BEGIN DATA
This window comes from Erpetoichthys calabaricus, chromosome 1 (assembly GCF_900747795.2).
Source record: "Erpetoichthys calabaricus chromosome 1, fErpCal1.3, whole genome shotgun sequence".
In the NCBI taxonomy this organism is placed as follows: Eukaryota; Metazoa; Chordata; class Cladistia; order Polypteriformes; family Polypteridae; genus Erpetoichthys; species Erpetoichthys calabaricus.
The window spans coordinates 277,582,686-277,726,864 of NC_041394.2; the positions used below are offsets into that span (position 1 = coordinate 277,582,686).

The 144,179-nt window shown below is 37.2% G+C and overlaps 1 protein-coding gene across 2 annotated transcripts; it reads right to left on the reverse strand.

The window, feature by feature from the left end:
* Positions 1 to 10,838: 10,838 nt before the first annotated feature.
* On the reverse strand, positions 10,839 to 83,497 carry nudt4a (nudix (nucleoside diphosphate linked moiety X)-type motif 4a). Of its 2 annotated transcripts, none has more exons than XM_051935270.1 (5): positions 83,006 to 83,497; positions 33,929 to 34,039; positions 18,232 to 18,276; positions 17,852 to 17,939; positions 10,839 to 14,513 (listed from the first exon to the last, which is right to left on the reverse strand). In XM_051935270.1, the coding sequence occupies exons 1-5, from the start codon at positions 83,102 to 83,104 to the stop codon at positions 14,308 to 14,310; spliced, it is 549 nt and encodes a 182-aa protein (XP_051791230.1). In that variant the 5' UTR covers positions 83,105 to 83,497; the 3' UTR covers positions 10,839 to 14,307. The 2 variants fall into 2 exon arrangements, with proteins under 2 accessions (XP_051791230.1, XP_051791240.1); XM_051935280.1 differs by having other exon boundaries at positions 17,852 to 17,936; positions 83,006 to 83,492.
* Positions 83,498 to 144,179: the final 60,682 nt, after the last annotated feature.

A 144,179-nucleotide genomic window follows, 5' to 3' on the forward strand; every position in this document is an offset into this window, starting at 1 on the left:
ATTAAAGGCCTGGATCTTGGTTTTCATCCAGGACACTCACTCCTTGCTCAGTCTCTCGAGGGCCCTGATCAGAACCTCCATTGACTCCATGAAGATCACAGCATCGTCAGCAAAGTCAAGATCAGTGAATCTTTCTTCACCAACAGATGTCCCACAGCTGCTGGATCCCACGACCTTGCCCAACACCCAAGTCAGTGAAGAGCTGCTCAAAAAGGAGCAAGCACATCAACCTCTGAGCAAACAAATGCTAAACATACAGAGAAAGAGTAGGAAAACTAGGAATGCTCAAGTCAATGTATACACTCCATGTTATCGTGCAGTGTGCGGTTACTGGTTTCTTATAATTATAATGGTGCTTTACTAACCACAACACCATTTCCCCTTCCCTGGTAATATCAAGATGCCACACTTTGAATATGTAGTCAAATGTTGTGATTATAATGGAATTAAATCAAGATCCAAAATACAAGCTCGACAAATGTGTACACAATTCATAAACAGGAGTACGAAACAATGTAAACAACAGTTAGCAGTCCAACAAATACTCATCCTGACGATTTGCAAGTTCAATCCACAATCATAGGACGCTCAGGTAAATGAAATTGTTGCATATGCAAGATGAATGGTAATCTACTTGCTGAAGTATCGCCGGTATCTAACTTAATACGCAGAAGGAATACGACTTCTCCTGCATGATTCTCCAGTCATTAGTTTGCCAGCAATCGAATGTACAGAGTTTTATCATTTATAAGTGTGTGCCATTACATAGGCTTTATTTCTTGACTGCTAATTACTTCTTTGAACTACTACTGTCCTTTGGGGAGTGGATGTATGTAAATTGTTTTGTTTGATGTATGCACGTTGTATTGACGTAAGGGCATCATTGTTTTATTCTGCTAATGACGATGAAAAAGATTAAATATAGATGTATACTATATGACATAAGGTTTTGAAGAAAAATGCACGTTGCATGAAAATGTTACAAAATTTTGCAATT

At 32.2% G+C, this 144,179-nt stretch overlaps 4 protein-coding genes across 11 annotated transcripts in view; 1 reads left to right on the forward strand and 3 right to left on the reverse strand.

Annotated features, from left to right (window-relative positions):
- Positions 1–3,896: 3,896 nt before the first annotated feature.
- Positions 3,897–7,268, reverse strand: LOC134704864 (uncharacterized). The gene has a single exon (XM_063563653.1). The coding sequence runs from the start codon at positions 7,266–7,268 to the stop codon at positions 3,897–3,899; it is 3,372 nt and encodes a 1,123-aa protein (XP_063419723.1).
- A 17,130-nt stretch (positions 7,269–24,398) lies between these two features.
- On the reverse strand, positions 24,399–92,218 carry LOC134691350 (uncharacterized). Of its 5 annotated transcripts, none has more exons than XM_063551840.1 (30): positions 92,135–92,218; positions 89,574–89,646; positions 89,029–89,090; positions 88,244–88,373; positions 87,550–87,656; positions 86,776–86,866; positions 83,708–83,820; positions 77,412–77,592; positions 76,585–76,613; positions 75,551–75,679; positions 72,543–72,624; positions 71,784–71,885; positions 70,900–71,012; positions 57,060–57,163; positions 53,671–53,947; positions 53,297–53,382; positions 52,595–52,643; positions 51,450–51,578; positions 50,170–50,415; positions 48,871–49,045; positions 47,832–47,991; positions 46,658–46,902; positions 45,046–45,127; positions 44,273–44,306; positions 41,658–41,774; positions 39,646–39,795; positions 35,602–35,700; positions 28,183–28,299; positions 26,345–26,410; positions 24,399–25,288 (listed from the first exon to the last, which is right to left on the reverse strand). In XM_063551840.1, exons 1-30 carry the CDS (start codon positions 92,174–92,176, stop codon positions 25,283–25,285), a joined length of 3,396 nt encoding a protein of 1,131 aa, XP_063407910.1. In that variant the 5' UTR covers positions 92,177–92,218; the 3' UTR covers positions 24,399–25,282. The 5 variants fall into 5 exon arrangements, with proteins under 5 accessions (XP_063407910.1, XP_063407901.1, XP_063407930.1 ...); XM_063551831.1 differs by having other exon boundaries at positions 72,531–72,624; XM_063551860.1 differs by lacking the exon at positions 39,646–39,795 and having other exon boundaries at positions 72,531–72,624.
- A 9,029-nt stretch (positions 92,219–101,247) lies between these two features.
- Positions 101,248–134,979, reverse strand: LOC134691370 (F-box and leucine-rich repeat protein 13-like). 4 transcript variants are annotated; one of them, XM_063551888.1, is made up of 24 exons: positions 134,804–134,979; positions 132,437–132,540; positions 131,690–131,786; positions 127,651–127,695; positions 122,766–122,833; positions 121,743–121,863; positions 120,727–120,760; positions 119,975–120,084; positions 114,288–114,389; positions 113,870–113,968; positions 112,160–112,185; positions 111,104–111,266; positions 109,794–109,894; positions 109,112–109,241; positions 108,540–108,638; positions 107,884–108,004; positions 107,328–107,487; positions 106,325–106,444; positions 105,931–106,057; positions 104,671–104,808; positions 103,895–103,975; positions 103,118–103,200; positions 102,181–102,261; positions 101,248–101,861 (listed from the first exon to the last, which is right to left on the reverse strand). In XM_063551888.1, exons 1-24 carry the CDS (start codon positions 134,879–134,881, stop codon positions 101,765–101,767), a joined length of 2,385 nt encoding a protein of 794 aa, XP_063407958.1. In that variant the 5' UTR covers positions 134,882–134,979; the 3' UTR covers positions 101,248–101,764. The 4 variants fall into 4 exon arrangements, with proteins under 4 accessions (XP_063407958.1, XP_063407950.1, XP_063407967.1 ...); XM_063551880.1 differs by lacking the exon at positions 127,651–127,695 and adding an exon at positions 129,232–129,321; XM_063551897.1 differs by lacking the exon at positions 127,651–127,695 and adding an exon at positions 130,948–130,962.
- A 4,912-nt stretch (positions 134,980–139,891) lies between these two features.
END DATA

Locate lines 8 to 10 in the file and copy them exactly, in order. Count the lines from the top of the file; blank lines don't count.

* On the reverse strand, positions 10,839 to 83,497 carry nudt4a (nudix (nucleoside diphosphate linked moiety X)-type motif 4a). Of its 2 annotated transcripts, none has more exons than XM_051935270.1 (5): positions 83,006 to 83,497; positions 33,929 to 34,039; positions 18,232 to 18,276; positions 17,852 to 17,939; positions 10,839 to 14,513 (listed from the first exon to the last, which is right to left on the reverse strand). In XM_051935270.1, the coding sequence occupies exons 1-5, from the start codon at positions 83,102 to 83,104 to the stop codon at positions 14,308 to 14,310; spliced, it is 549 nt and encodes a 182-aa protein (XP_051791230.1). In that variant the 5' UTR covers positions 83,105 to 83,497; the 3' UTR covers positions 10,839 to 14,307. The 2 variants fall into 2 exon arrangements, with proteins under 2 accessions (XP_051791230.1, XP_051791240.1); XM_051935280.1 differs by having other exon boundaries at positions 17,852 to 17,936; positions 83,006 to 83,492.
* Positions 83,498 to 144,179: the final 60,682 nt, after the last annotated feature.

A 144,179-nucleotide genomic window follows, 5' to 3' on the forward strand; every position in this document is an offset into this window, starting at 1 on the left: